Credit: Courtesy of South Fulton Arts

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Credit: Courtesy of South Fulton Arts

Other subjects that have been covered in the talkbacks include racialized police violence (“American Son” by Christopher Demos-Brown), issues of sexual intimacy and consent (“Actually” by Anna Ziegler), science and politics (“Smart People” by Lydia R. Diamond) and the effects of incarceration (“Clyde’s” by Lynn Nottage).

The impact of the readings is felt outside of south Fulton County, as well. Theatrical Outfit’s recent production of “Clyde’s,” which received praise from audiences and critics, took place partly because some of the company’s artistic staff attended a reading held last May as part of this series.

The Courageous Conversations readings have experienced an uptick in attendance, with audiences being eager to participate in these discussions.

“We’ve had conversations that have lasted 20 to 25 minutes, and then we’ve had conversations where we had to shut the venue down and cut people off because they were so into being able to talk about the themes of the play and how the characters maneuvered through those themes.”

The series works in tandem with other programs designed to build arts patronage in south Fulton County. Notably, South Fulton Arts publishes a magazine called Arts United, to which any nonprofit arts organization in the area can submit articles or advertisements for their events. The magazine is published twice a year and is available for purchase at readings.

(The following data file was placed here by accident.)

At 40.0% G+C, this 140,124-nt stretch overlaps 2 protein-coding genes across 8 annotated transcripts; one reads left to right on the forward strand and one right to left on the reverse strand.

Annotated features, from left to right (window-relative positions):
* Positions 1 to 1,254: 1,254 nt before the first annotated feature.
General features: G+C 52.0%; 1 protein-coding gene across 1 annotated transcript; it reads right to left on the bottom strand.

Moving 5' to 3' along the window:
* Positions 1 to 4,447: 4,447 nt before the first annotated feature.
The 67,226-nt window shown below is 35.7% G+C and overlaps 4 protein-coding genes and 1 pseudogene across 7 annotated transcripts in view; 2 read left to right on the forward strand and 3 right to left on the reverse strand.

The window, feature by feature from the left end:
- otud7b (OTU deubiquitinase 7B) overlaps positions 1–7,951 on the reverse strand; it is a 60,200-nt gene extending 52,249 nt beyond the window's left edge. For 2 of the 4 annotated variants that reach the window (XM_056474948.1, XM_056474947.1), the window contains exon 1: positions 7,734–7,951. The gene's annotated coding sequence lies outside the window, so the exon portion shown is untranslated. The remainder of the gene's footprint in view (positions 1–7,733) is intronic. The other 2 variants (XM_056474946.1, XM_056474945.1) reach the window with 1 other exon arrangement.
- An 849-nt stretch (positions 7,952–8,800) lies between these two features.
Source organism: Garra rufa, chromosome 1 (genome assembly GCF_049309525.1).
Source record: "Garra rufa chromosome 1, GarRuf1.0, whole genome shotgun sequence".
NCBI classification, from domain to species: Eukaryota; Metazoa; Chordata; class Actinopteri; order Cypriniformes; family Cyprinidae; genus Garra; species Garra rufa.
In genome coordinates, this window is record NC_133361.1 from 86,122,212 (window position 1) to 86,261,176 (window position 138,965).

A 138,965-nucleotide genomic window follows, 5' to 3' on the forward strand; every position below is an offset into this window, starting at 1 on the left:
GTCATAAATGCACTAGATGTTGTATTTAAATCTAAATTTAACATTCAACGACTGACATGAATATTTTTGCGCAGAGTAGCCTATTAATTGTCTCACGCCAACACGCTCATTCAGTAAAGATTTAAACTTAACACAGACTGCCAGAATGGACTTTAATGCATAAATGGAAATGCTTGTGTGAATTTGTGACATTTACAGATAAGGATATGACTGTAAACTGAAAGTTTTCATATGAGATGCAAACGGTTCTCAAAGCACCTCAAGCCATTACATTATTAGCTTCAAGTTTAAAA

Since this program exists to bolster arts organizations in south Fulton, the Courageous Conversations series makes a point of moving to different locations, with each one of the four readings taking place at a different venue. This practice increases accessibility for south Fulton audiences who may be too far away from one venue. It also allows the organization to showcase different performance spaces in the area.

“Tiny Beautiful Things” will take the stage again on Friday, May 17, at Academy Theatre and Saturday, May 18, at Onward Theatre. South Fulton Arts has two more reading series planned for this year: “The Cake” by Bekah Brunstetter (Sept. 13-21) and “Feeding Beatrice” by Kirsten Greenidge (November 1-9).


“Tiny Beautiful Things” reading and talkback

7:30 p.m. Friday, May 17, at Academy Theatre (599 U.S. 19, Hapeville); and 7:30 p.m. Saturday, May 18, at Onward Theatre (711 Catherine St. SW, Suite 200, Atlanta). Note: Onward Theatre is not wheelchair accessible. Doors open at 7 p.m. at both venues. Admission is on a pay-what-you-can basis. 770-463-1110,


Luke Evans is an Atlanta-based writer, critic and dramaturge. He covers theater for ArtsATL and Broadway World Atlanta and has worked with theaters such as the Alliance, Actor’s Express, Out Front Theatre and Woodstock Arts. He’s a graduate of Oglethorpe University, where he earned his bachelor’s degree, and the University of Houston, where he earned his master’s.

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Credit: ArtsATL

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Credit: ArtsATL